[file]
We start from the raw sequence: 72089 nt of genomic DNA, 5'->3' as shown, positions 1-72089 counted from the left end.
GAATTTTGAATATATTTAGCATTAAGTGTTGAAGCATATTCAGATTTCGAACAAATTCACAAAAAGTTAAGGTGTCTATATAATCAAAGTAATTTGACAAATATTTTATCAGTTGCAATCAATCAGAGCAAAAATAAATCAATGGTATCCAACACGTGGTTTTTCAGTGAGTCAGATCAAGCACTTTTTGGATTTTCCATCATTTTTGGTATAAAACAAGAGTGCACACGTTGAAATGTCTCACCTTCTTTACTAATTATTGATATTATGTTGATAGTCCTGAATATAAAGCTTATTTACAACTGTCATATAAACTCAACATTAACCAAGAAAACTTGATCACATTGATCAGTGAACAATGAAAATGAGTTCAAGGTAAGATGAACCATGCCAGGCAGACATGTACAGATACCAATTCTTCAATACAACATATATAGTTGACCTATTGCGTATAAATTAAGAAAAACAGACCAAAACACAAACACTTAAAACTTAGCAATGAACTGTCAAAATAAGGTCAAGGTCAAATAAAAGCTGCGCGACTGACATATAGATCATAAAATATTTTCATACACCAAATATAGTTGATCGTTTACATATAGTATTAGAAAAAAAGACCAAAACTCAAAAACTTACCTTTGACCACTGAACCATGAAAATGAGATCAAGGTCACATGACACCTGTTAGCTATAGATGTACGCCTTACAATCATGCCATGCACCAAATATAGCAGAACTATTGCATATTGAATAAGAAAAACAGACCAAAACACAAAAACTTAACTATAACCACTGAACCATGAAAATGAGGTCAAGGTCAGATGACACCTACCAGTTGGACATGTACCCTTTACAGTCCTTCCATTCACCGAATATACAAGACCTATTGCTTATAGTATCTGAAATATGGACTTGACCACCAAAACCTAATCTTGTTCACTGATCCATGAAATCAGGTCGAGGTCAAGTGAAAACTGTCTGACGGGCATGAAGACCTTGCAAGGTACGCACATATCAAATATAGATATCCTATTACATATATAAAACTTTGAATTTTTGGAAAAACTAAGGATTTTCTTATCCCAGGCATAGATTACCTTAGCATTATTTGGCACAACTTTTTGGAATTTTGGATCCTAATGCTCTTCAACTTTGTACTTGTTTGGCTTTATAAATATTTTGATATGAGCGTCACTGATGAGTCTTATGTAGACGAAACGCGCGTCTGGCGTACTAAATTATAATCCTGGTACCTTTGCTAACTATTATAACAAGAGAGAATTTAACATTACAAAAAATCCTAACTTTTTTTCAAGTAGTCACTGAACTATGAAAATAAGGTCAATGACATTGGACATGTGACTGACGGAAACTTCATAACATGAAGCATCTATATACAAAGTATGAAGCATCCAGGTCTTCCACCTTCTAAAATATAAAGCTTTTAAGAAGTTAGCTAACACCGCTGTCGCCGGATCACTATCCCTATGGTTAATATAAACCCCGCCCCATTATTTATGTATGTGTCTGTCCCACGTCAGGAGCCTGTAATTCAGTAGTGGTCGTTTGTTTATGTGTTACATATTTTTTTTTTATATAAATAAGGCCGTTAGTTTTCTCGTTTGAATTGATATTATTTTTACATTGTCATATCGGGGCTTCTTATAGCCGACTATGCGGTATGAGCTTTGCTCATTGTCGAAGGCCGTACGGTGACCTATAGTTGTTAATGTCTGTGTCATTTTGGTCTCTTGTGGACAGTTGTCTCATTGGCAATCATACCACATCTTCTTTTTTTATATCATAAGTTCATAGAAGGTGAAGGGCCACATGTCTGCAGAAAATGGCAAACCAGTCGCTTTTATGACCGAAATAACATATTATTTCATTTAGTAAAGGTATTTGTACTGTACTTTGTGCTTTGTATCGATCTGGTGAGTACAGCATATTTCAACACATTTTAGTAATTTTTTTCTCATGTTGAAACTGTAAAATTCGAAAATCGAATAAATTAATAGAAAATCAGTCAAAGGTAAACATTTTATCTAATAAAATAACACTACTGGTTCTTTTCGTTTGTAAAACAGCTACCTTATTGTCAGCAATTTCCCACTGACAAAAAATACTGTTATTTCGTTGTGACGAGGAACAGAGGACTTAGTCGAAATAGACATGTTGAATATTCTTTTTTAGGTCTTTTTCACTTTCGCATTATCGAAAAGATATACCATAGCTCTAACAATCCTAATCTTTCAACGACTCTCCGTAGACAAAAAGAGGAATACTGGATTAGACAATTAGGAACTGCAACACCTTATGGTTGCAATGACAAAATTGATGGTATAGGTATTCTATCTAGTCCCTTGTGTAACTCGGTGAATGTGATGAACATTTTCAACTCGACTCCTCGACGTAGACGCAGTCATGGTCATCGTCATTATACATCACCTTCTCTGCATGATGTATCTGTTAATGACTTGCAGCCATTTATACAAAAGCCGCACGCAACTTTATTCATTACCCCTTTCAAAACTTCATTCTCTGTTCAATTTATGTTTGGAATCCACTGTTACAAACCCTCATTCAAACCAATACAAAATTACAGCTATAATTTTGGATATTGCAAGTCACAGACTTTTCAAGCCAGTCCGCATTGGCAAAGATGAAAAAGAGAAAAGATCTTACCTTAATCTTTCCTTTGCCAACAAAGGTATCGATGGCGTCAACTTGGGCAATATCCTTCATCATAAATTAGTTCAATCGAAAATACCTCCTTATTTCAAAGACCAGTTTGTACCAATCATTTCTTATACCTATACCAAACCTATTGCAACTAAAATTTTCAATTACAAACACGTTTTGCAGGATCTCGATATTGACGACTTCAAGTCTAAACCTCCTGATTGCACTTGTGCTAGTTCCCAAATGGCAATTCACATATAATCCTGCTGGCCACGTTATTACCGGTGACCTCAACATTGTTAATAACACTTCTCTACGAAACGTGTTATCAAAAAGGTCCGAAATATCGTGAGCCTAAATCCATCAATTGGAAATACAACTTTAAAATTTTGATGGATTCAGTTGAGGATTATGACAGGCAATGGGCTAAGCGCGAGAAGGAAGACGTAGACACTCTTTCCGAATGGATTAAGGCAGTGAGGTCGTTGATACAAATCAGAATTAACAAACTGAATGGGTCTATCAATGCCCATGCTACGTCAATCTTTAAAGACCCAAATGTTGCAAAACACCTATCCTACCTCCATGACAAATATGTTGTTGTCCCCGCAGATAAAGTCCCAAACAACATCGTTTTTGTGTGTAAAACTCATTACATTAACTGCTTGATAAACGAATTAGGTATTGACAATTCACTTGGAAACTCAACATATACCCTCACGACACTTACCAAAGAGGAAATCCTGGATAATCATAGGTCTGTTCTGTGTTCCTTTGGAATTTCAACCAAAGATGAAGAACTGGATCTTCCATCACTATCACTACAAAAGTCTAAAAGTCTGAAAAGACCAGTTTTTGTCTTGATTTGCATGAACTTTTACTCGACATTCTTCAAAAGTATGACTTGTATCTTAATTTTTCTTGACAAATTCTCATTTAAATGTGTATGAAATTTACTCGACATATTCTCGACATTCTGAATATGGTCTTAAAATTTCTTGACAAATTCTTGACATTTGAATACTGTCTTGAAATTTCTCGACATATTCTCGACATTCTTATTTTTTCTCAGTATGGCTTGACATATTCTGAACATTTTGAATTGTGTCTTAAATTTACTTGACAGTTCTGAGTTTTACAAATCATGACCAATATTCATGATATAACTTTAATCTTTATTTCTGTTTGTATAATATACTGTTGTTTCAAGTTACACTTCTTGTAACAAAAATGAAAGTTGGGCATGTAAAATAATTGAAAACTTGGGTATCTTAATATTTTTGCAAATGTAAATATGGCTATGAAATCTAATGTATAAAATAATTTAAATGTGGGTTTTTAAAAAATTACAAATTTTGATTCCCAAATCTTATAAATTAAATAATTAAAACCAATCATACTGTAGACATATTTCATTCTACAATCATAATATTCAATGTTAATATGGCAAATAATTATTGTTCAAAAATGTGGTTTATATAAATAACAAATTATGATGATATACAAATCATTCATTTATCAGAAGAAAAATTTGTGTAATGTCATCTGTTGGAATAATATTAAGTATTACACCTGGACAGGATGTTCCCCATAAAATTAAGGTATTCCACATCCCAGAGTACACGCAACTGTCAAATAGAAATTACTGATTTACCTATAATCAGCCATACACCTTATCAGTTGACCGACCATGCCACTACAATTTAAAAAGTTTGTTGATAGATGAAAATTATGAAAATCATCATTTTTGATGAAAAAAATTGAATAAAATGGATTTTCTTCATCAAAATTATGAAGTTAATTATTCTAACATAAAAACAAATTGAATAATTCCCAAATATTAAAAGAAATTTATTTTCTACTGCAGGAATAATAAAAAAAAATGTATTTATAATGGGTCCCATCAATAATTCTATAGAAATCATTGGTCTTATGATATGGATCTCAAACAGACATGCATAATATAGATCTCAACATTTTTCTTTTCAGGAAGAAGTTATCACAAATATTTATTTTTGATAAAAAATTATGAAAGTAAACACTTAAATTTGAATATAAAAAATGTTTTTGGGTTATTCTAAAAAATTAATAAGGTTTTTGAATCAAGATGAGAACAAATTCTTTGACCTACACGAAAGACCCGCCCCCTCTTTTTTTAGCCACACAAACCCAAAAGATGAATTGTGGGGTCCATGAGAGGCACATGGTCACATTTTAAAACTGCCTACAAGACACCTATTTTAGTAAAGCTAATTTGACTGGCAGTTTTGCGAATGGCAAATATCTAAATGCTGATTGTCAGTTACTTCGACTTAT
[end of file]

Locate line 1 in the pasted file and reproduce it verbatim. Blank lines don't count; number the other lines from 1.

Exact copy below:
We start from the raw sequence: 72089 nt of genomic DNA, 5'->3' as shown, positions 1-72089 counted from the left end.